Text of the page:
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Monday, August 21, 2017

Birthday Booze: Glen Esk 31 year old 1984 Cooper's Choice for Limburg Whisky Fair

It's that time of the year! Again. It snuck up and caught me unprepared. But I recovered quickly. There will be three birthday booze posts. The first two will be special samples from the stash, then Friday's post will be the birthday bottle.

Glen Esk (or Glenesk or Highland Esk or Montrose or North Esk or Hillside) whiskies are few and far between, and this is my only sample of this Eastern Highlands producer. The distillery opened in 1897 and closed in 1985. It spent 25 of those years as a grain distillery, and for another 25 (or more) years it was silent. It was a major ingredient in VAT 69 in the '70s and '80s before it was mothballed.

Most importantly, its second owner was the one and only Septimus Parsonage, who was named after the groundskeeper from the Transformers / Downton Abbey spin-off series.

Distillery: Glen Esk (amongst its many names)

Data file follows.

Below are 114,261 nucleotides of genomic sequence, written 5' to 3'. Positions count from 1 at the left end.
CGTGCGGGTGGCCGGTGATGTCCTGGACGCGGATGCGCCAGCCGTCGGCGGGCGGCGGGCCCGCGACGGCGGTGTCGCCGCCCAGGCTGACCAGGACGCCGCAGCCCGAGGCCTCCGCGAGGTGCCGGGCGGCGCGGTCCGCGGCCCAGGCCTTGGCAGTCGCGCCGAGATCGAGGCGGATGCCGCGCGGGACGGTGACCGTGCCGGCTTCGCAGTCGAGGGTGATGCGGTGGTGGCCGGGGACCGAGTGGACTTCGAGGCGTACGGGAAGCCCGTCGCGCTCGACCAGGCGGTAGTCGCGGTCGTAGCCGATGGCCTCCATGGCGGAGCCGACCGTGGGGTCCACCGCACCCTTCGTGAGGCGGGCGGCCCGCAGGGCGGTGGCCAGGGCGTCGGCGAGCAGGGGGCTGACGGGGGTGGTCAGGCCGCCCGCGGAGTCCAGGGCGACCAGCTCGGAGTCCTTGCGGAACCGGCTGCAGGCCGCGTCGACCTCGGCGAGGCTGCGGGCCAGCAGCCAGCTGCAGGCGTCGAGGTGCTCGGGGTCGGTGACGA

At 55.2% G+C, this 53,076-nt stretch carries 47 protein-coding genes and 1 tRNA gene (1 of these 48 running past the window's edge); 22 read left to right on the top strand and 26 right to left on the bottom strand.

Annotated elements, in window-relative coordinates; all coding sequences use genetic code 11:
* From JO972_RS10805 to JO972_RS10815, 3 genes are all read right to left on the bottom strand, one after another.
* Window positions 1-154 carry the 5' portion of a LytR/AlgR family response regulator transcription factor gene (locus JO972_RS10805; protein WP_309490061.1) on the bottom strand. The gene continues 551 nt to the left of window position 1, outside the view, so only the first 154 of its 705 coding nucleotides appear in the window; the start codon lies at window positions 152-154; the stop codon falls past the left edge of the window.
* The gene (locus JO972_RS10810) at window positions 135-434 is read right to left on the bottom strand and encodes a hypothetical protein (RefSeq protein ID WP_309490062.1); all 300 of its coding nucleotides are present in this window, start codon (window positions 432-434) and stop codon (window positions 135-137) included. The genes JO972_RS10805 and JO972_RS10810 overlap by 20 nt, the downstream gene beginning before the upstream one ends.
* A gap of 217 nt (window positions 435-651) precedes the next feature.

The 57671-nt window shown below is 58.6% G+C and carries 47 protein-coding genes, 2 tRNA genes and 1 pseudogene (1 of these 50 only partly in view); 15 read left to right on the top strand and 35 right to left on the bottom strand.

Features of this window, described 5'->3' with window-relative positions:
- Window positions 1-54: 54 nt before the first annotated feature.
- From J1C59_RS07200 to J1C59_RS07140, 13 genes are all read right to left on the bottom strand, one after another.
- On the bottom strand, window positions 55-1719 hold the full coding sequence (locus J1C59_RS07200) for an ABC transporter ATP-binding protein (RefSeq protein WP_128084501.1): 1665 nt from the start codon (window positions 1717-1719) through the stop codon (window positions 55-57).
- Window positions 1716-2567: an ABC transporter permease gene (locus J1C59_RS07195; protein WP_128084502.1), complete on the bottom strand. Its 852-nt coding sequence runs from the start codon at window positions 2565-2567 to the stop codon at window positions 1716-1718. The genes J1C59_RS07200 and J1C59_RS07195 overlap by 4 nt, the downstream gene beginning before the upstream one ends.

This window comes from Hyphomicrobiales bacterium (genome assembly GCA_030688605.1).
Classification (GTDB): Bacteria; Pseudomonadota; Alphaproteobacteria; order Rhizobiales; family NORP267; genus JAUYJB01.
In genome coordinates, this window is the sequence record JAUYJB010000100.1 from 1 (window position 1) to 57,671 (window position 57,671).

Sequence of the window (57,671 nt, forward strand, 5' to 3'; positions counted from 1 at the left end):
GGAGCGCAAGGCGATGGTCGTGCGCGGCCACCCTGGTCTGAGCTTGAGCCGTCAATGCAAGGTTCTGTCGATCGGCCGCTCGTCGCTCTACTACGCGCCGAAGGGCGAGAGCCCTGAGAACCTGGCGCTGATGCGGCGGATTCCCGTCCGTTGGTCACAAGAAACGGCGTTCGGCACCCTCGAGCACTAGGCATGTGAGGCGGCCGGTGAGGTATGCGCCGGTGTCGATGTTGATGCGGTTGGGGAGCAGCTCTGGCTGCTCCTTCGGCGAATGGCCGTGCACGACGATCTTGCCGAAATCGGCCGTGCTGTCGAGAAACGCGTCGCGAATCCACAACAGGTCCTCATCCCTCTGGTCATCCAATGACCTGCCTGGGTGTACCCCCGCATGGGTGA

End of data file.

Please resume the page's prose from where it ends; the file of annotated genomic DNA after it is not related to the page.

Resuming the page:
Region: East Coast Highlands
Owner: Scottish Malt Distillers Ltd. (SMD)
Independent Bottler: Cooper's Choice
Age: 30 years (December 1984 to 2016)
Maturation: "a bourbon cask"
Cask number4677
Bottles: 240
Bottled for: Limburg Whisky Fair
Alcohol by Volume: 49.5%
(Purchased sample. Thanks to Sjoerd for making it happen!)

Its color is remarkably light, as if it's actually 13 rather than 31. I'll say......unoaked French Chardonnay, to be ridiculous about it. The nose starts with lemon cake, peach skin, a hint of mango and lots of barley wash. With time in the glass, it picks up raspberries, peonies, red Pixy Stix and lawn. Keeps kicking long after an hour. So much barley in the palate! Very little sweetness or fruit, other than a tart citrus strike. Toasty with gentle bitterness. Marizpan with hints of toffee, metal and minerals. The delicate but long finish has barley, flowers, tart notes and a metallic hint.

The nose is damn near perfect. You nosing it for an hour may look funny to outsiders, but that's why we drink by ourselves, no? As pretty and demonstrative as its sniffer may be, the palate is restrained and unromantic, but very appealing to those looking for low-oak whisky.

It walks an interesting balance between fragile and powerful. I didn't add water because it felt like it would immediately fall apart, but then the palate would hammer its character through.

This is a rare case wherein I agree with both Serge and Ruben in their assessments of a whisky. And though it is indeed expensive stuff, I don't know how many more Glen Esks we'll see after this.

Availability - A dozen or so retailers in Europe and Japan
Pricing - $300-$450 (w/VAT)
Rating - 89